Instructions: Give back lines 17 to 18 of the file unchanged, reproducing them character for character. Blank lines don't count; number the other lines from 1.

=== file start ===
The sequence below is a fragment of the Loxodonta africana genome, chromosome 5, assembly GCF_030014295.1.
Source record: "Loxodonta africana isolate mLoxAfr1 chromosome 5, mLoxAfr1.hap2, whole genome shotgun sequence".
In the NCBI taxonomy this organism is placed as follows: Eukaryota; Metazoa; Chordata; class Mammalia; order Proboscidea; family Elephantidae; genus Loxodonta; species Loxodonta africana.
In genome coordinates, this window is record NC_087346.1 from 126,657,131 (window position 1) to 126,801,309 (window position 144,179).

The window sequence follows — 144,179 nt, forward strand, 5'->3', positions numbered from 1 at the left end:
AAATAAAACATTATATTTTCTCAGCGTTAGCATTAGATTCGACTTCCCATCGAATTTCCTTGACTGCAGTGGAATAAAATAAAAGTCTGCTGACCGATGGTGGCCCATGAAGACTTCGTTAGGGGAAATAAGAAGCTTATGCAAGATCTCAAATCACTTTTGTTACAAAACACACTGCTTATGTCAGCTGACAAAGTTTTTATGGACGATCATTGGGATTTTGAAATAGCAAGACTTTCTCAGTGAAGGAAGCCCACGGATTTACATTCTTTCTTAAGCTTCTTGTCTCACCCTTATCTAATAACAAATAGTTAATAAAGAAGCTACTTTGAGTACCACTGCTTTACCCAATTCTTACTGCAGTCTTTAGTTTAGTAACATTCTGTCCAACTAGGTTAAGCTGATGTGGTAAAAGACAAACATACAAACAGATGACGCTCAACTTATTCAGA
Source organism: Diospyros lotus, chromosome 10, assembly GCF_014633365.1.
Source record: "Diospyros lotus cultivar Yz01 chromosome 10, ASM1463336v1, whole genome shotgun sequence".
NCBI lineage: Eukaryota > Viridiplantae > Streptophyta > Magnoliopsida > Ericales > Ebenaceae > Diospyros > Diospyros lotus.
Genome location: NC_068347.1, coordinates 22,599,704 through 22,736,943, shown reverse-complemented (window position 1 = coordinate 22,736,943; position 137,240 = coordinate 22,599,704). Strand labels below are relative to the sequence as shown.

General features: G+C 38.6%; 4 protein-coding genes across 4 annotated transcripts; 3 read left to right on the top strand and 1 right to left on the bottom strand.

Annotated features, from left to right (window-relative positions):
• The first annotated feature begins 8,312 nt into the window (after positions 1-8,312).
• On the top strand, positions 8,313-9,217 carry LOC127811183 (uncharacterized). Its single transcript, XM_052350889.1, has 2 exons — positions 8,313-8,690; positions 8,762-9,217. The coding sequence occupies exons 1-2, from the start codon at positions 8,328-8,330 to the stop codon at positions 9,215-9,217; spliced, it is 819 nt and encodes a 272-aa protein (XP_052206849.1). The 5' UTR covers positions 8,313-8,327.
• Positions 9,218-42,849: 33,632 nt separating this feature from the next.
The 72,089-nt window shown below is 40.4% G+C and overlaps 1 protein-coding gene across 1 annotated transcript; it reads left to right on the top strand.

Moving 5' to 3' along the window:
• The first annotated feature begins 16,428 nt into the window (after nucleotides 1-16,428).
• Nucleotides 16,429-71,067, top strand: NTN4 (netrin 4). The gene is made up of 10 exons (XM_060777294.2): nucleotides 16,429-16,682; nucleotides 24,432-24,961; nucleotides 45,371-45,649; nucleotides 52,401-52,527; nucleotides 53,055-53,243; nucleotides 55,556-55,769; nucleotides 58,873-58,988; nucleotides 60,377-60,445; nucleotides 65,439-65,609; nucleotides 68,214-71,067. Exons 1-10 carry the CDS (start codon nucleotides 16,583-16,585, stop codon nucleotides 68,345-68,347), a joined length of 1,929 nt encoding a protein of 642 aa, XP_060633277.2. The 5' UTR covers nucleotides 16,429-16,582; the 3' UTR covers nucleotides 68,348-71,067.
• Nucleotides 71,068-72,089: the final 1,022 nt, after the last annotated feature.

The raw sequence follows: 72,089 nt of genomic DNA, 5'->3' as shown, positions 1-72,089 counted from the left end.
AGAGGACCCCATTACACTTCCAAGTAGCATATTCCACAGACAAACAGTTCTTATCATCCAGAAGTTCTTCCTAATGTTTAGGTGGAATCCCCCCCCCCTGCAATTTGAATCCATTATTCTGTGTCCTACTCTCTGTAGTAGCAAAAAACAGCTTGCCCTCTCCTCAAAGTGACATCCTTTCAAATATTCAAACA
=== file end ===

Moving 5' to 3' along the window:
• The first annotated feature begins 16,428 nt into the window (after nucleotides 1-16,428).